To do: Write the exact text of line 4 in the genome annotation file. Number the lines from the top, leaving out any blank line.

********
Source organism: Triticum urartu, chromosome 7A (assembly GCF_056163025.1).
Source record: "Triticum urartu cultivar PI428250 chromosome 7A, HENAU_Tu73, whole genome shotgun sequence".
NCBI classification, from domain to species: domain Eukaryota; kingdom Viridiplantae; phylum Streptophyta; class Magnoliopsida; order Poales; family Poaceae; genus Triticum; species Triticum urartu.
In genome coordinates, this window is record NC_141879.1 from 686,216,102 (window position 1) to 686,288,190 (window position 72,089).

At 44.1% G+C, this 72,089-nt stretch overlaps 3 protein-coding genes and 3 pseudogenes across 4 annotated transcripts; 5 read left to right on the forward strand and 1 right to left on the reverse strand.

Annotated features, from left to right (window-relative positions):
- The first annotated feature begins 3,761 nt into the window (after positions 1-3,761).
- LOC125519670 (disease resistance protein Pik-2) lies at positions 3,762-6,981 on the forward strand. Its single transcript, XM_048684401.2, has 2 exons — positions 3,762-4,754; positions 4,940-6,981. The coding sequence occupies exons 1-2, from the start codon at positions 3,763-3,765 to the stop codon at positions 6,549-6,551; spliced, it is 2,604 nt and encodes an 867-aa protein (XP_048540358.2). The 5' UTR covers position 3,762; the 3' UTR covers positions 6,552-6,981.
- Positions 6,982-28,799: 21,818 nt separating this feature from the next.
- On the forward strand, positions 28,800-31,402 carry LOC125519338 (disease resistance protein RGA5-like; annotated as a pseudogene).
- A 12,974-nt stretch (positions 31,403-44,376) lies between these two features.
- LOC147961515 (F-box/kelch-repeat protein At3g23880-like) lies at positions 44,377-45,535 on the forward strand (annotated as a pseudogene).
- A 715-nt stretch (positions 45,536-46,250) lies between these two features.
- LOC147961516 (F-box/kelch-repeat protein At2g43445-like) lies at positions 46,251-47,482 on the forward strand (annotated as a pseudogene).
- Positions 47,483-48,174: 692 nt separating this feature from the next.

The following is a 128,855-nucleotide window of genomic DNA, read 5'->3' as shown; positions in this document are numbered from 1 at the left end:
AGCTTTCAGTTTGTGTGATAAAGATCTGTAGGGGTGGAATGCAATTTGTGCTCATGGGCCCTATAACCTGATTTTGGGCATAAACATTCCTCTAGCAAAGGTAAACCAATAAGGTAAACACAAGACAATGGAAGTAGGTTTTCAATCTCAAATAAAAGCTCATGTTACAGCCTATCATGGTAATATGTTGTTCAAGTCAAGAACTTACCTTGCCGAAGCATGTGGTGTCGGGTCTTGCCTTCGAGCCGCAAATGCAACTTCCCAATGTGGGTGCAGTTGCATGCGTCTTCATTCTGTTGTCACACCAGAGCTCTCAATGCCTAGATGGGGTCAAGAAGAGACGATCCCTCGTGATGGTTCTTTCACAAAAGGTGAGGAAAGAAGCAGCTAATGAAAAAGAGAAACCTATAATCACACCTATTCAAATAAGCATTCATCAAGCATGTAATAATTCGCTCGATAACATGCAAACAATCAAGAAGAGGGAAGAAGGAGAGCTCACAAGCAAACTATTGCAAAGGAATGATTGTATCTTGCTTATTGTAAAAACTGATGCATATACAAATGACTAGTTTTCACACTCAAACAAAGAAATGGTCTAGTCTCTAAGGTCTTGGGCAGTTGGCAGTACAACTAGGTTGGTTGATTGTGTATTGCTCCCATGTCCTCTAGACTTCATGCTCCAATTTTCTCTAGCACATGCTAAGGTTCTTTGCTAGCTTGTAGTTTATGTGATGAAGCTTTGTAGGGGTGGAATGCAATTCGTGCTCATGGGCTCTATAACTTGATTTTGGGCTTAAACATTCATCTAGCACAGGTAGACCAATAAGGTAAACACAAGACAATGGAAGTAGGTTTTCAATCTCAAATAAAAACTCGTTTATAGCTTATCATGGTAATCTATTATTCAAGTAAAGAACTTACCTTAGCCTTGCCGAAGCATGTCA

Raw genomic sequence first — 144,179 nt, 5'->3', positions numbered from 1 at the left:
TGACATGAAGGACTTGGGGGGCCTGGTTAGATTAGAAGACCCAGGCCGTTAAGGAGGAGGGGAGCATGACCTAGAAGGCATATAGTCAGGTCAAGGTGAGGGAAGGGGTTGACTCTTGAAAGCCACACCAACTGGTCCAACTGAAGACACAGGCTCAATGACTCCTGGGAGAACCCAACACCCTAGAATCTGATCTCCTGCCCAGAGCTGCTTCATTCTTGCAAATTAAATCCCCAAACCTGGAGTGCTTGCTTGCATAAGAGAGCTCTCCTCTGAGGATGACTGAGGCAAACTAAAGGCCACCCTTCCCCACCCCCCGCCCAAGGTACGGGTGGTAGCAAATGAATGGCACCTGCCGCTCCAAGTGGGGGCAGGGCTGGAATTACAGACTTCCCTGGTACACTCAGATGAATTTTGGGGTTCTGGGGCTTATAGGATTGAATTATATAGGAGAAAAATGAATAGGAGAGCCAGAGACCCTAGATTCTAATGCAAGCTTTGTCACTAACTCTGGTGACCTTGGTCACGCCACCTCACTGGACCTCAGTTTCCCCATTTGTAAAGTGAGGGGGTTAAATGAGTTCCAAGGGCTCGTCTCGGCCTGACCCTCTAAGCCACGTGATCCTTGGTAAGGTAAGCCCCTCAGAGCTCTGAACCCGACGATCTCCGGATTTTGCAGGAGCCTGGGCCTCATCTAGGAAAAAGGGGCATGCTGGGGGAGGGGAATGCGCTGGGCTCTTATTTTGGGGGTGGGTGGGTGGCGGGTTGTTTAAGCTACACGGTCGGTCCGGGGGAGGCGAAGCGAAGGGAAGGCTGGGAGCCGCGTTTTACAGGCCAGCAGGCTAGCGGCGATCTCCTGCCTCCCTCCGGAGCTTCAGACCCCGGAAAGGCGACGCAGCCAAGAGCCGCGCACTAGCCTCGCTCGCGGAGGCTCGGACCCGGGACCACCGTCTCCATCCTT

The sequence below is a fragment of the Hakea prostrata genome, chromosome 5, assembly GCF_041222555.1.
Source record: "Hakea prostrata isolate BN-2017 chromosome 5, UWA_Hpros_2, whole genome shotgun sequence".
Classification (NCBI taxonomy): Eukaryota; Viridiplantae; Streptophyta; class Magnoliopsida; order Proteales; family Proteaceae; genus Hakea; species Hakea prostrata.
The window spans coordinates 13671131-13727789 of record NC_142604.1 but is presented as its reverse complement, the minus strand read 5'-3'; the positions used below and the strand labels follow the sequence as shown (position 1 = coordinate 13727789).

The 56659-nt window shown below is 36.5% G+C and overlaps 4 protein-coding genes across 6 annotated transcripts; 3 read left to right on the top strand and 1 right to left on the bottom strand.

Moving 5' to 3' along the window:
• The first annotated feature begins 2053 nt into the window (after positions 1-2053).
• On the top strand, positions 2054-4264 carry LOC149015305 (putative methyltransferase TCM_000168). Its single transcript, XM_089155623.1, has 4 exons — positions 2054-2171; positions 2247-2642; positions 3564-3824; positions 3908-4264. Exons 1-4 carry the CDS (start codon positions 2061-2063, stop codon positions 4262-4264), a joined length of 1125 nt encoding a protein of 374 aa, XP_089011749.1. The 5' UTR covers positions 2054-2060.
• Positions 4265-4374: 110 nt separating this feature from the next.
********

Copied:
In genome coordinates, this window is record NC_141879.1 from 686,216,102 (window position 1) to 686,288,190 (window position 72,089).